It was early 1991. Southern California hadn’t seen any significant rain in five years. Things were looking pretty dire. The Metropolitan Water District of Southern California, which supplied 95 percent of our water, had already cut water deliveries by 31 percent and was planning a 50 percent cutback. Lawns and gardens were dead, businesses were folding and extreme mandatory water-use restrictions were being enforced. And then, in March, it rained … a lot.

The drought ended but the memory of those days didn’t. In a single voice, San Diego county said to the water authority, “Never again.” We needed to do whatever was necessary to reduce our dependence on a single supplier and find better ways to use this precious resource that was so scarce in our region.

At the end of the drought, the water authority began an aggressive water conservation program. This effort was part of an overall goal of increasing water supply reliability and reducing our dependence on Metropolitan. Since their inception, these conservation programs have saved 492,000 acre-feet of water. That’s more than 160 billion gallons of water we did not have to buy and import into the county. If you live or work in San Diego County, conserving water is a necessity, a duty, and it should be a way of life.

Okay, so you’re saying, “What can I do? I’m one person, what possible difference can I make?”

Does it annoy you to see lawn sprinklers going off in the middle of a rainstorm? Do you want to go knock on the door of the guy who is diligently watering his driveway and sidewalk and you’re watching that water run down the street into the drain?

Here are some facts. While the amount of water savings from indoor conservation has grown steadily since 1991, we have barely scratched the surface in water savings outdoors. By simply practicing good, basic landscape management, studies have shown we could save 20 percent of the water that is currently used on landscapes. That translates to a savings of 62,000 acre-feet annually, or more water than would be produced each year by a 100-million gallon-per-day seawater desalination plant.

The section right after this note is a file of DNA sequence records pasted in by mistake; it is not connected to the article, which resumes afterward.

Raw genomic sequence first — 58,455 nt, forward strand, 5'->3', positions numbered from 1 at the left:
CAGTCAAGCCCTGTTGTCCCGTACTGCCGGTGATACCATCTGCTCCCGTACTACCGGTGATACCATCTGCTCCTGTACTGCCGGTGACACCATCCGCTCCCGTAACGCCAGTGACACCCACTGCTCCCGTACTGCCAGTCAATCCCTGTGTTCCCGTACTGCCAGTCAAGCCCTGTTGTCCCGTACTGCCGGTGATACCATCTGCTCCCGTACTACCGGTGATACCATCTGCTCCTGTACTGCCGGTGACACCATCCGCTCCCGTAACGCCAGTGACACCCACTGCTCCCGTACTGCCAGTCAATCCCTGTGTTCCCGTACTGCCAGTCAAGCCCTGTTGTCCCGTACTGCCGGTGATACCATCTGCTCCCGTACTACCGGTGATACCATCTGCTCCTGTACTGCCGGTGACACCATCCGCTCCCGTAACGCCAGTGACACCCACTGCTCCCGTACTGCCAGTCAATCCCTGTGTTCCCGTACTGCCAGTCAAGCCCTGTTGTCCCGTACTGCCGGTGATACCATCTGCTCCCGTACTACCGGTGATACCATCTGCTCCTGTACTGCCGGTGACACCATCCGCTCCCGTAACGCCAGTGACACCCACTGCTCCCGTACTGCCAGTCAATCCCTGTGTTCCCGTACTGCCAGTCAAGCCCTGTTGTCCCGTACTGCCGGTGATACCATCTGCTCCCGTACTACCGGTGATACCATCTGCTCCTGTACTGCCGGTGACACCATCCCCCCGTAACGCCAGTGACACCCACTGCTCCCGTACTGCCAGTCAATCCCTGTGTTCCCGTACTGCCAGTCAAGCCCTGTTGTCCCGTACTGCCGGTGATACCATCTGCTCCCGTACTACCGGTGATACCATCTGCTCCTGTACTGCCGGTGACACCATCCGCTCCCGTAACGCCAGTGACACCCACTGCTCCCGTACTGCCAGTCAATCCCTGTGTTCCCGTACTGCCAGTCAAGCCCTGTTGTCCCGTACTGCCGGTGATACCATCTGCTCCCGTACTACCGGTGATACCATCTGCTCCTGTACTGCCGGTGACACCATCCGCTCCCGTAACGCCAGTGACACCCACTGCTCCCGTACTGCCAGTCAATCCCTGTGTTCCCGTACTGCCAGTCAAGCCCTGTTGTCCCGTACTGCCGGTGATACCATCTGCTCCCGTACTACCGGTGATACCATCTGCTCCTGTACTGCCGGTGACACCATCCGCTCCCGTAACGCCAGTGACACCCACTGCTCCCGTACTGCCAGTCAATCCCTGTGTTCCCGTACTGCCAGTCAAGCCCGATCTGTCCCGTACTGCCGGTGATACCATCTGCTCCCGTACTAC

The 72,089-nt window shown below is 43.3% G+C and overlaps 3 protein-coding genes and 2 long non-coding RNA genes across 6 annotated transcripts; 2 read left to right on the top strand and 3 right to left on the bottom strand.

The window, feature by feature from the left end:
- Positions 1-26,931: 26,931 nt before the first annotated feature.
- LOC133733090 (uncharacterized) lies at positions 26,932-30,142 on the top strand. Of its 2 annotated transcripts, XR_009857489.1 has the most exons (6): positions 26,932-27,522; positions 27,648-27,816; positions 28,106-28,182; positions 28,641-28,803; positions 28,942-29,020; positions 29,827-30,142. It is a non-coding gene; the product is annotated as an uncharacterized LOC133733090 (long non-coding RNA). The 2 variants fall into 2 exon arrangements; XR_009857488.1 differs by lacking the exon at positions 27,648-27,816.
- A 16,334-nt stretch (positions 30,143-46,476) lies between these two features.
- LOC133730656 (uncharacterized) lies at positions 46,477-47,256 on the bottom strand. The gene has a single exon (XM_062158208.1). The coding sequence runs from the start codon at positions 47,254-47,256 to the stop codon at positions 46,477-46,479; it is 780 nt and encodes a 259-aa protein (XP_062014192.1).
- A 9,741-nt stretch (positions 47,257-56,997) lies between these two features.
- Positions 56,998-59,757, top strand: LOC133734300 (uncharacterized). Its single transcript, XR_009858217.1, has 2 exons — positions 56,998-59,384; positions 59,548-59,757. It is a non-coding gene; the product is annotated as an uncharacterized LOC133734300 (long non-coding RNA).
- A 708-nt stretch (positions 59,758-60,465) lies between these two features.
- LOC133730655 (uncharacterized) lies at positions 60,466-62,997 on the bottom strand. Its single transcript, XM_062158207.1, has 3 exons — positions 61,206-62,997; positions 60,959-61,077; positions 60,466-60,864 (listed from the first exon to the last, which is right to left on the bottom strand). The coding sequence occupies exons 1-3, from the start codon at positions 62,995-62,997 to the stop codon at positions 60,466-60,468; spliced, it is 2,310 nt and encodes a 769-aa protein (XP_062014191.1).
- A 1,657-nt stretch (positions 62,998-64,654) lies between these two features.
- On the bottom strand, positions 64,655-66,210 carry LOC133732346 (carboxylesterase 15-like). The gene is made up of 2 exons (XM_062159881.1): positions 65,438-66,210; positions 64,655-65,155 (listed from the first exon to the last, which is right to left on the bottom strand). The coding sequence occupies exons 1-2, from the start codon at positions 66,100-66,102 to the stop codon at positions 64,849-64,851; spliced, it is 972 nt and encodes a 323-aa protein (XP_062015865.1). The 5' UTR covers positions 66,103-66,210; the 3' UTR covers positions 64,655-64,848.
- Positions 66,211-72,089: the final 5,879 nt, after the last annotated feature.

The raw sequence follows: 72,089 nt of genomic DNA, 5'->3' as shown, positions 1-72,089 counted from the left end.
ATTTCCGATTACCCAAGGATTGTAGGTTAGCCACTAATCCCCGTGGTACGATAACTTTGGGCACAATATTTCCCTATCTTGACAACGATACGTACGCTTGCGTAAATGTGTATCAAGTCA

If San Diegans would make a commitment to install low-water-use landscapes we can save another 20 percent, another 62,000 acre-feet. If you don’t think that San Diego is ready to embrace more efficient outdoor water use practices, think again. A new public opinion poll by the water authority found that 83 percent of San Diegans thought drought-tolerant landscapes to be easier to maintain than traditional landscaping, 67 percent thought they were at least as attractive and 55 percent thought they were no more costly. Approximately two-fifths (41 percent) of respondents said they would be motivated to reduce the size of their grass lawn to make maintenance easier and another 27 percent were interested in saving money through lower water use.

Are you ready to make the commitment? Because if you’re not, I’d like to know why.

The benefits to our region go well beyond the water savings. Low-water-use landscapes reduce urban drool, the run-off that flows to our beaches and bays that we all enjoy so much. Reduced runoff reduces damage to roads – potholes that we all pay to repair as taxpayers! Low-water-use landscapes reduce the green waste going to our over burdened landfills, which we all pay for with our taxes! And it will reduce your individual water bill. If you receive your water from an agency that sets your sewer bill based upon your winter water use, a low-water-use landscape will also reduce your sewer bill, which is sometimes greater than your water bill. 

If you want to get started, visit the Water Conservation Garden or the water authority’s websites for lots of great ideas!

Bottom line — water conservation makes sense because it’s good for our people, our economy and our environment.

FERN STEINER

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